NS GP40-2 3046

Sunday, May 31, 2009

ClevelandTrains Web Existence

I was reading a post over at Trainorders about the ten anniversary of the Conrail split up between NS and CSX. This made me think about back 10 years ago. I remember the break up very well. I was in my second year of college starting my summer job as a labor for a great group of carpenters at Cleveland State University. During this time, I was able to take some great pictures of the NS, CSX and Amtrak trains due to split. Some of these pictures made it to my first website that was hosted at www.trainweb.org/clevelandtrains. Thinking about my first site at TrainWeb made me wonder how long I have been on the web and how things have changed. I don’t remember my go live date, but for this post, let’s say that I have had a web presence between 10-11 years. I have hosted over 40,000 visitors at my sites. I have noticed that my visitors span the globe. More impressive is that I receive visits from Union Pacific, BNSF, CSX, NS, CP, CN and even DB Bahn in Germany.

Now instead of mostly taking pictures of trains, I lend a hand to a great group of guys at http://www.midwestrailway.org/. I’m also so grateful for the short line that has allowed me to fulfill my dream of working on the railroad. Because of this possibility, I have a totally different view of railroading. When I’m at work, it’s just that. Safety is always first.

Since I know that staff at Class I railroads visit, I am going to ask you for a kind favor. Is there any way you could consider donating a couple of locomotives to Midwest Railway Preservation Society? The units would be used on excursions and at our open houses. We are a 503(c) organization if you might be wondering about tax status. Pretty please? Let’s talk……..

I think I can......

Remember the story about the little engine that could? Well, this is a real life railroading story about Amtrak being contracted to move 20 ex-American Orient Express (AOE) cars to Denver. Enjoy the post and pictures.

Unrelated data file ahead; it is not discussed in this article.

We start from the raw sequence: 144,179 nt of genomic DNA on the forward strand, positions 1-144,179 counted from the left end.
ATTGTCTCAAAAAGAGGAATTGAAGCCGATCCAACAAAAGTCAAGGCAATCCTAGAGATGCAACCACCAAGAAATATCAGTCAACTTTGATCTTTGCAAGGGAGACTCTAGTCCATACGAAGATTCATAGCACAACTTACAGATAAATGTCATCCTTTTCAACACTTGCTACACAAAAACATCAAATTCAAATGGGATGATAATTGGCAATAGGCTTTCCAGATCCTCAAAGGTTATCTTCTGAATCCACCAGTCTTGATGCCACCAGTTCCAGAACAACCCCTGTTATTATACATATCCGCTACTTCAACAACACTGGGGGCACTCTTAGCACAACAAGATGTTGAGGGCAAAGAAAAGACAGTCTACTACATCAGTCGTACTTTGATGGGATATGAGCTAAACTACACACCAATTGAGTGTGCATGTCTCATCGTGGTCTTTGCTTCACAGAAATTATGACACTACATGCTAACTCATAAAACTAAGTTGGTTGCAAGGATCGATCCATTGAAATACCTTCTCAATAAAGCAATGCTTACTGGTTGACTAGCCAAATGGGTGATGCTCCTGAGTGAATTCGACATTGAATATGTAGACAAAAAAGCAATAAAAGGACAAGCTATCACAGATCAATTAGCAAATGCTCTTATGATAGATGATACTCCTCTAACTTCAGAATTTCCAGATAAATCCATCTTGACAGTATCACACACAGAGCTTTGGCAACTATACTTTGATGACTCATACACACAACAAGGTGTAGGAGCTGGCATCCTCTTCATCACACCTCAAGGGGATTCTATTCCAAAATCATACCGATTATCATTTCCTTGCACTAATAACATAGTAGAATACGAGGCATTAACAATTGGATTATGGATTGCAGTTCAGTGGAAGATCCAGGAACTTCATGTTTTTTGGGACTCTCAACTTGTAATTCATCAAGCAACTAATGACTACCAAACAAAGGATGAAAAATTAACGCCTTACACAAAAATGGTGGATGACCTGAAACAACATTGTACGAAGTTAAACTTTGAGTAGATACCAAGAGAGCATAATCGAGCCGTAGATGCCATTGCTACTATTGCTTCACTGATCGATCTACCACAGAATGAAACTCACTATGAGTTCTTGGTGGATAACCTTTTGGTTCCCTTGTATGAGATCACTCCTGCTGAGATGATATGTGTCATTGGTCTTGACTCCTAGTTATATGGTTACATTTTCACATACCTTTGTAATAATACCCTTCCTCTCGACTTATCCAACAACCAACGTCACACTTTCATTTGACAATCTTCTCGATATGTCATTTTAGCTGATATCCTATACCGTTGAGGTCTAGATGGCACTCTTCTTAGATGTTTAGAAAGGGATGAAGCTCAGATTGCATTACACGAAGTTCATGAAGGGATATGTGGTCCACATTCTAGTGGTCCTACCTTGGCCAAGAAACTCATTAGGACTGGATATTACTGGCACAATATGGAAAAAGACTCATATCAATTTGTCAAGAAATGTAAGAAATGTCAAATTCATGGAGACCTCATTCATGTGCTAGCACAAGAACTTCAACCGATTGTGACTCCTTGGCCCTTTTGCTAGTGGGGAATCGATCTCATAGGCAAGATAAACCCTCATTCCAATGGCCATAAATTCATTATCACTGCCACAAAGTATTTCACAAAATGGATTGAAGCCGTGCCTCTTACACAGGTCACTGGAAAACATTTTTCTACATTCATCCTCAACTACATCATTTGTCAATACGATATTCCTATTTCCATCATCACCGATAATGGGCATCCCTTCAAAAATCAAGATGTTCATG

Tuesday, May 26, 2009

Buckingham Lining Bar Gang (Gandy Dancers)

During Trainfest 2004, I had the honor to watch the Buckingham Lining Bar Gang perform some of their songs while demonstrating how they lined track (tamping). Usually a track consisted of 8 to 12 men. The gang would lay new rail, replace rail, replace railroad ties and spread ballast. This was done manually. At the roundhouse, I had the chance to help lay about 60 feet of 90 pound rail. And I must say, laying 60 feet just almost killed me! I have nothing but the upmost respect for these men who did it day in and out no matter the weather.

I have posted my pictures of the Buckingham Lining Bar Gang in my photo gallery.

I was also able to find this short documentry on Gandy Dancers at FolkStreams.com

Sunday, May 24, 2009

Tuesday, May 19, 2009

IC coach leaves BGRM 4-20-2009

This car is making its way to the Midwest Railway Preservation Society. I will post pictures of the car once it makes it to our yard.

Monday, May 11, 2009

Becoming A Better Writer

Over the last few days, I have started reviewing some of my early works taken with my old Canon Powershot A20. This model only had 2 mega pixels, but it did deliver some great shots. My review was inspired by my recent railroad readings and reviewing works by other fellow rail photographers especially Scott Lothes. I mention Scott Lothes because of his speech “Great Writers Lessons for Railroad Photographers”. I’m finding my writing is straining to convey a story, but my photography skills are improving. I’m traveling to places I have been many times with hopes to understanding my scenes better. Anyone can take a picture, but I wish to take meaningful pictures that include more than just a train. Most of my shots are taken in an urban environment. Most rail photographers try to stay away from urban areas for safety reasons. These places are not in the best of shape or the prettiest, but one could still convey a story from these scenes. If it was not for my grandmother’s Ambler street home being located next to Conrails’s Shortline route, I would have little to no exposure to trains. This is my way of paying homage and sharing the story of trains and the folks who reside by the tracks.

Below is a photo I snapped on 1-7-2003 at Cleveland’s Amtrak station of train number 43 conductors walking back to their train. The Pennsylvanian was a “junk” train when it ran between Chicago and New York City. It usually had two units, three coaches, 1 cafĂ©/coach and 20 roadrailers. This train was usually ahead of schedule that allowed an abundance of time to photograph it sitting in the station. On this day, 43 had plenty of time to kill. The assistant conductor and conductor would go into the station and talk with the station agent while the few passengers aboard who smoked enjoyed several cigarettes and the remaining passengers looked at the Rock and Roll Hall of Fame from the platform. Those days are now over with since the Pennsylvanian now starts and ends in Pittsburgh.